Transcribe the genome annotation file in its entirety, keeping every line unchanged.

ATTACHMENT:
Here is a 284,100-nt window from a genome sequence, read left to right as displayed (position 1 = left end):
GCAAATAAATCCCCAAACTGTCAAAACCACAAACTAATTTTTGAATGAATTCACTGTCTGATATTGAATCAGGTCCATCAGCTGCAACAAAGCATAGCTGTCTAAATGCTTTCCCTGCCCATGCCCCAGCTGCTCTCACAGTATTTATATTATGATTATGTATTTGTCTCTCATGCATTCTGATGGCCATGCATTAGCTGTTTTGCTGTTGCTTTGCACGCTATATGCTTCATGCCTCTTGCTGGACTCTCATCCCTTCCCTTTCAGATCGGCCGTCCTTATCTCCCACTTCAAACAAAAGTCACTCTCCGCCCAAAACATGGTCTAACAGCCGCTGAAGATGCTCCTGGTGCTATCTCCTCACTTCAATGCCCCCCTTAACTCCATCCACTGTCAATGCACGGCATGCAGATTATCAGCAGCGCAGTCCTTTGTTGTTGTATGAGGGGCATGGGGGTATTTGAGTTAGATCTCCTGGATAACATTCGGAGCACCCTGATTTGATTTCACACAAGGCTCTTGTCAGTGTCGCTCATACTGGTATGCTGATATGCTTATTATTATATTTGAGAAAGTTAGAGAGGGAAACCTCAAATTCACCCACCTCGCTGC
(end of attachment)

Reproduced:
Here is a 284,100-nt window from a genome sequence, read left to right as displayed (position 1 = left end):
GCAAATAAATCCCCAAACTGTCAAAACCACAAACTAATTTTTGAATGAATTCACTGTCTGATATTGAATCAGGTCCATCAGCTGCAACAAAGCATAGCTGTCTAAATGCTTTCCCTGCCCATGCCCCAGCTGCTCTCACAGTATTTATATTATGATTATGTATTTGTCTCTCATGCATTCTGATGGCCATGCATTAGCTGTTTTGCTGTTGCTTTGCACGCTATATGCTTCATGCCTCTTGCTGGACTCTCATCCCTTCCCTTTCAGATCGGCCGTCCTTATCTCCCACTTCAAACAAAAGTCACTCTCCGCCCAAAACATGGTCTAACAGCCGCTGAAGATGCTCCTGGTGCTATCTCCTCACTTCAATGCCCCCCTTAACTCCATCCACTGTCAATGCACGGCATGCAGATTATCAGCAGCGCAGTCCTTTGTTGTTGTATGAGGGGCATGGGGGTATTTGAGTTAGATCTCCTGGATAACATTCGGAGCACCCTGATTTGATTTCACACAAGGCTCTTGTCAGTGTCGCTCATACTGGTATGCTGATATGCTTATTATTATATTTGAGAAAGTTAGAGAGGGAAACCTCAAATTCACCCACCTCGCTGC